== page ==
Caring For Words in a Culture of [Political] Lies

By Drew Moser

    In mere weeks the citizens of the United States will head to the polls and cast their votes for our next president (and a whole host of other state and local races). In the ramp-up, our Facebook feeds are flooded with clickbait and Saturday Night Live is relevant again.

    It’s a cyclical thing. Elections do what they do with words: torment, twist, and terrify (every so often, oh so rarely…they inspire). Words become nothing more than a commodity to be traded and exploited for political gain. Like a horrific traffic accident, we are equal parts repulsed and compelled by the spectacle.

    In recent weeks I found myself waging an inner battle with my own engagement of the process. I’ve often felt righteous frustration that led me to dive in to the political conversation, head and heart first, in hopes of making an impact. Nearly every time I come out of the scrum licking my wounds and scratching my hanging head.

    And turning to my evangelical sisters and brothers only aids to the confusion. I have friends who are voting for Hillary, friends who are voting for Donald and friends backing Gary or Evan. And I have few friends who are choosing not to vote. “The evangelicals” it seems, are not such a monolithic voting bloc after all.

    I scanned my bookshelf a few days ago and came across a title that I’ve always loved. This time, my eyes fixed on the book anew with a new sense of urgency:

    Caring for Words in a Culture of Lies

    Rest on these words for a minute….

    They form the title of a powerful little book written by Marilyn Chandler McEntyre in 2009, but it speaks to me just as profoundly today. McEntyre winsomely argues

    “Caring for language is a moral issue.”

    And caring for language is intricately tied to our care for one another. McEntyre explores this moral issue through twelve “stewardship strategies.” I can’t help but think how these strategies may be the most powerful witness we can offer this moment in America. Consider their weight here and now:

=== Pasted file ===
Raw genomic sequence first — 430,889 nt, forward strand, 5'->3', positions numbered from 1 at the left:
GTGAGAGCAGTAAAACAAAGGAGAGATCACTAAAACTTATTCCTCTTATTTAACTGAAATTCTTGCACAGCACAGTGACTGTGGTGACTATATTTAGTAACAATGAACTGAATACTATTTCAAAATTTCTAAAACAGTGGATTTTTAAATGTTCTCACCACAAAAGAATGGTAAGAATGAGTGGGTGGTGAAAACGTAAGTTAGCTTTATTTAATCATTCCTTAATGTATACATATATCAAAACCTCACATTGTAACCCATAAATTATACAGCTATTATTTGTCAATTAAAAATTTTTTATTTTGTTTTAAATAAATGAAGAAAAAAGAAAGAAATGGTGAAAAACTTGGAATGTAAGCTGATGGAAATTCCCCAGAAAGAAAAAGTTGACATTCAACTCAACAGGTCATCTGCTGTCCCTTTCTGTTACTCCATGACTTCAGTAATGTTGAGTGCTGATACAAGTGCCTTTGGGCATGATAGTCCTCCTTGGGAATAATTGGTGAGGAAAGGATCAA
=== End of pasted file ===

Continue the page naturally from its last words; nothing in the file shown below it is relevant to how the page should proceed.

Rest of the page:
1. Love words–“We care for words when we use them thankfully, recognizing in each kind a specific gift . . .”
    2. Tell the truth–Be precise, free of hyperbole. Be careful to say what you mean and be sensitive to how it will be heard.
    3. Don’t tolerate lies–Confront lies by being wise as serpents and harmless as doves. Do so in love, in truth, and in humility.
    4. Read well–Reading is a morally consequential act. Reading is “manna for the journey,” and a tangible, profound way to the love God with our minds.
    5. Stay in conversation–Conversation is a communal act; a mutual commitment to stick with the topic and one another and see it to the other side. Don’t flee when the conversation gets hard. Stay. Be curious about other points of view.
    6. Share stories–Stories connect. Stories help us cultivate compassion, taking us to places we otherwise wouldn’t go.
    7. Love the long sentence–In an age of 140 characters, to persevere through the long sentence cultivates a mental grit that allows us to sustain thought beyond the clickbait headlines of our day.
    8. Practice poetry–Poetry draws us into paradox; it draws us into play. All the while we are stretched and challenged to understand the complexity of life. You can’t speed read a poem. You must sit with it for awhile. [pro tip: Start with Wendell Berry or Mary Oliver]
    9. Attend to translation–Translation considers for context and culture. Translation takes care to be understood amid difference. It’s an effort to communicate effectively with others.
    10. Play–Play with words.”To play is to claim our freedom as beloved children of God and to perform our most sacred tasks–what we are called to do in the world–with abandon and delight, free to experiment and fail, free to find out and reconsider . . .”
    11. Pray–Prayer reminds us of who God is and who we are. It uses the gift of language to commune with the Giver of language. It instills a respect of language and from where it derives.
    12. Cherish silence–Silence is not the absence of noise, but “a place we enter.” It’s not empty. Rather, silence is FULL. Silence can restore our hearts, minds, souls and bodies to be more caring with our words.

    To embody these twelve strategies is to care for words in a culture of lies. To embody these twelve strategies in an election season is to steward our words in such a way that we honor others. This may be the most powerful lie-busting tool we can offer.

    McEntyre, M. (2009). Caring for Words in a Culture of Lies. Grand Rapids, MI: Eerdmans.

    Drew Moser is editor of ACSD Ideas. He's also Dean of Experiential Learning and Associate Professor of Higher Education at Taylor University. 


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